FRESH AIR LEARNING SCHOOL—VANCOUVER, BC, CANADA
Daniella Roze: Some students from Fresh Air Learning, a nature-based elementary school, gathered to honor and give thanks to one of the places we care about. We made our creation at the Seymour River in North Vancouver, a salmon-bearing river that provides water to the city of Vancouver. Gathering stones and painting them with charcoal, we enjoyed being with this place we've grown to love.
NOW WE KNOW (POWERLINE)—HIGH HOPE RANCH AND FOSSIL RIM, GLEN ROSE, TEXAS, USA
Sandy Skrei, Krystyna Jurzykowski, Tess Chenoa Owenby, and Donna Jackson: Progress came crashing through the property line between High Hope Ranch and Fossil Rim Wildlife Center in the form of two clear cut swaths in preparation for an upgraded power line. Progress that is, for Waco, some 100 miles away from us, the end user of the electricity supported by the new, metallic behemoth towers now towering over our tree line. We knew this was coming last year and dedicated our 2017 Global Earth Exchange to the unknown impacts.
This year, the work on our land was mostly done, so we blessed the clearing of the land, the cutting of the hillside, and the surprise extra lane that was built to move the equipment in to set the line.
Our ceremony included prayers, intentions, creating the RadJoy bird, launching wildflower seed balls to begin healing the landscape and another bird and this quote provided by Tessa, our neighboring educator at Fossil Rim, on the first pole erected on our property:
“All things by immortal power, Near and Far Hiddenly To each other linked are. That thou canst not stir a flower Without troubling of a Star.” Francis Thompson, English Poet
To see the story booklet Sandy made of their event, cut and paste this link:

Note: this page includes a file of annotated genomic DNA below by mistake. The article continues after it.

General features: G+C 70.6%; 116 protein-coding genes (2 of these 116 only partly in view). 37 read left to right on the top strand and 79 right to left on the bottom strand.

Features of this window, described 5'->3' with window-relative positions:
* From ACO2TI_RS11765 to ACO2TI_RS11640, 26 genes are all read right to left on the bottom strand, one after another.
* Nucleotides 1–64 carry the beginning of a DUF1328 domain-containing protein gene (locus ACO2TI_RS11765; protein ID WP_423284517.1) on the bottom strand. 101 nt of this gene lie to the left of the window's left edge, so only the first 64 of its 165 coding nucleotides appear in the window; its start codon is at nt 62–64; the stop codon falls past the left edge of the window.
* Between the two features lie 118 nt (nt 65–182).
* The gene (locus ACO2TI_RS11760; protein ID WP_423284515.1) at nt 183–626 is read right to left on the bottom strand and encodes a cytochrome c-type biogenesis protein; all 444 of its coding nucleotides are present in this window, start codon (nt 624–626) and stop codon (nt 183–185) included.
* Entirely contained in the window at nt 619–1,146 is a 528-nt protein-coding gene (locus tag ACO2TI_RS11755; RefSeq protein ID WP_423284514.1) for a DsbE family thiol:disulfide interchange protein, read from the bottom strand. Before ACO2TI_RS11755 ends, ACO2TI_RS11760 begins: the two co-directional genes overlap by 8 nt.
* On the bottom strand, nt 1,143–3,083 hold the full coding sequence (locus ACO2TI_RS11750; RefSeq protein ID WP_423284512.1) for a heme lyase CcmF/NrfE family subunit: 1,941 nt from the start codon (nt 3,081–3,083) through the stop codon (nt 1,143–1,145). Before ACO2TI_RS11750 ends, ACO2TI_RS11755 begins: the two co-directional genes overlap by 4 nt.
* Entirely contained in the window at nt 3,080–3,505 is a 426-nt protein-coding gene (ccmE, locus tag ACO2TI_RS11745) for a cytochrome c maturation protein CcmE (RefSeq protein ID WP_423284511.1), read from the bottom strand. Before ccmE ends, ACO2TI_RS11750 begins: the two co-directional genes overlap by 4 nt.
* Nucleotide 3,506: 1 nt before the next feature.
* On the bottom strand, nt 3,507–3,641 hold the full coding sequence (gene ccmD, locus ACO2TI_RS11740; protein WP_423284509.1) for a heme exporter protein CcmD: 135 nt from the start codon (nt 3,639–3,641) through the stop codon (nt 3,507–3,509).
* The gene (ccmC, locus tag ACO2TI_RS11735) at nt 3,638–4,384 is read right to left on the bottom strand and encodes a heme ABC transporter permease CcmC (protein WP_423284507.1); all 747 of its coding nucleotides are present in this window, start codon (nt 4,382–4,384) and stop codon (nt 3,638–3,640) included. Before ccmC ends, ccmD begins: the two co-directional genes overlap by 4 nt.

THE WILLOWS AT RED OAK—LEICESTER, NORTH CAROLINA, USA
Lynn Wadsworth and Monroe Spivey: “The great illusion of leadership is to think that man can be led out of the desert by someone who has never been there.” - Henri Nouwen
On Global Earth Exchange Day, the women of The Willows at Red Oak Recovery sat in circle, contemplating, witnessing, and giving voice to our inherent connection to the Earth and each organism upon it.
In circle, we were guided by the notion of Henri Nouwen’s “the wounded healer”— the (wo)man that, through deep intimacy with her own sacred wound, is able to recognize and minister to the sacred wound of both the Earth and each individual upon it.
After a guided meditation to ground with the Earth, each woman followed a call to a sit-spot, where she communed with the land and asked it about its own woundedness. Borne of this experience, each participant then wandered the land collecting found and natural objects, creating a radical joy bird by turning “trash to treasure.” Finally, as a whole, the group then selected a tree upon the property as the site of their altar (a young tree that one participant said seemed “overlooked”). To close, each woman offered her radical joy birds and intentions to the Earth, its inhabitants, and all present and future visitors to The Willows.
We loved taking part in this event!